We're constantly encountering new information about the foods we eat. New terminology regarding not only foods but their composition and ingredients as well, has permeated our discussions about what is healthy and what should be eliminated from our diets to alleviate specific symptoms or conditions.
One topic has a foothold in conversations about nutrition, particularly in the realm of improving digestive symptoms -- gluten. We often ask what exactly is gluten and how can its presence or absence affect our overall health and how we digest the food we eat.
Gluten is a protein found in wheat and other grains such as barley and rye and acts as a structural binder in the form of processed flour that holds together foods like breads and cakes or is an important ingredient in pasta, cereal, cookies, and crackers. Gluten can also exist in unexpected places like beer, candies, and communion wafers.
Why Are People Transitioning to Gluten-Free Diets?
As people are learning to become more aware of their bodies and what helps them function, as well as cause harm, new practices regarding what we ingest, have become more than just passing fads. The concept of nutritional health and well-being involves food as being more than just sustenance. Food choices are deciding factors in how we approach physical conditions and their symptoms.
Gluten sensitivity or intolerance and the more serious celiac disease which can damage the small intestine have propelled people to evaluate their dietary intake of gluten and make subsequent changes. Any one of us can get the occasional stomachache or feelings of queasiness but long-term digestive issues can critically affect our quality of life. Focusing on easing gastrointestinal problems by addressing gluten consumption is a productive step in finding the answers you need.
What Are Some Potential Benefits?
As with anything radical change to our bodies consulting with a doctor should be the first step when eliminating gluten to lessen digestive symptoms. An accurate assessment and diagnosis should precede any significant dietary changes. A strategy devised to identify symptoms, reduce or eliminate foods containing gluten, and determine possible benefits achieved will help ascertain if going gluten-free is the best plan of action. Areas that might show signs of improvement include:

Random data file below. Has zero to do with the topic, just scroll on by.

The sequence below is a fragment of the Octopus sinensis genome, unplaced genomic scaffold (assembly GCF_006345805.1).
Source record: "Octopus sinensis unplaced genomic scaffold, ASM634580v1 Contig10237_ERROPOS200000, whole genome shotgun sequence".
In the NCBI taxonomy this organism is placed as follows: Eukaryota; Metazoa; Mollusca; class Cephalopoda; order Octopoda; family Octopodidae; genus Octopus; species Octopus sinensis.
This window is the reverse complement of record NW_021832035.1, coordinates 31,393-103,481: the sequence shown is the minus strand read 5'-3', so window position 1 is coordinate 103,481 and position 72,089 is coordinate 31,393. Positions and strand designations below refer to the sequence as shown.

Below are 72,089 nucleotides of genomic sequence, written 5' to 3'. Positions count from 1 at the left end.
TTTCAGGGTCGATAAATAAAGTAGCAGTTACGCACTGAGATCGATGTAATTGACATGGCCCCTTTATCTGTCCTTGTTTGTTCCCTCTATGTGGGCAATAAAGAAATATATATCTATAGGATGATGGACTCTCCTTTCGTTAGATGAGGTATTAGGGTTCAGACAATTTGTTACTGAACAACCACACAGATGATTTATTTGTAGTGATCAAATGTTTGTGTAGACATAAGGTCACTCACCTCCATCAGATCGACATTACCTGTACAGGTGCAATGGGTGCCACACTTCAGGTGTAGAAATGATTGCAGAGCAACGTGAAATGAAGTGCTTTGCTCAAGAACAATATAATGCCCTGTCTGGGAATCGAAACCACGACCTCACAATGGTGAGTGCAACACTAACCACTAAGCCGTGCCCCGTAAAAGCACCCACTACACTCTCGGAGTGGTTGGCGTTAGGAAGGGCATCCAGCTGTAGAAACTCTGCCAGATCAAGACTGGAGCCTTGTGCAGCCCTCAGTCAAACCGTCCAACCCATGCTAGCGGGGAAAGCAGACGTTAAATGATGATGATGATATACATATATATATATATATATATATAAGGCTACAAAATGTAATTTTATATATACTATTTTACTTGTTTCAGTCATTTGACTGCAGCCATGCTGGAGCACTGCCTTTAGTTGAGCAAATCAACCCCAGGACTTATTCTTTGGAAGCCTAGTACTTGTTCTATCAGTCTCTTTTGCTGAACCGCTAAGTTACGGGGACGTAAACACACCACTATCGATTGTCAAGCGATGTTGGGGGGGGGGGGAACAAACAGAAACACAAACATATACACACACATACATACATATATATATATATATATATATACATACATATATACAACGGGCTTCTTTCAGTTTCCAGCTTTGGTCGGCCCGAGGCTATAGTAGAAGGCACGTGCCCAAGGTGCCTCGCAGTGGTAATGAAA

- Reduce chronic inflammation in the small intestine allowing it to heal
- Boost energy by improving the absorption of critical nutrients like iron
- Promote healthy weight by easing digestive stressors that can affect metabolism
- Reduce stomach bloating, joint pain, and headaches
- Improve skin and bone health
You don't have to make the whole transition overnight. Start off slow by simply replacing recipe ingredients with gluten-free options. Switching to the healthiest flour for baking can be a good place to start. If you are baking with gluten-free flour or similar products, keep in mind that you might need to monitor the baking process more closely as you get accustomed to this flour.
Should I Go Gluten-Free If I Don’t Have a Gluten Sensitivity or Celiac Disease?
While intentions may be good when making dietary changes like going gluten-free it is better to be armed with comprehensive information weighing the pros and cons of each side of this choice.
You know your own body therefore you must ask some pointed questions. What are your health goals? Losing weight or maybe eliminating uncomfortable gastrointestinal symptoms? Consuming fewer processed foods? Improving energy levels? Simply eating healthier?
Any dietary changes can affect how our systems function. Gluten may be a contributing factor to digestive problems, but if you don’t have specific intestinal issues, then removing gluten from your diet can seriously limit the options you have to ingest nutrients you need like fiber or folate. Again, this is an area where self-assessment in conjunction with a physician’s counsel can guide you to make the best decisions for your nutritional health.
You should weigh all of your options regarding what you eat with credible information and some trusted medical advice. Fortunately, we have more fresh, healthy foods as well as gluten-free products like flours than ever. Your overall health, whether adhering to a gluten-free diet or not, should always be your focus so that you may enjoy your life free from issues that affect its quality and enjoyment.
If you want to get started baking with gluten-free flour, start today. It is some of the healthiest flour for baking, easy to use, and retains the consistency and flavor of the finished product, so how to make healthy food taste good will never be a concern.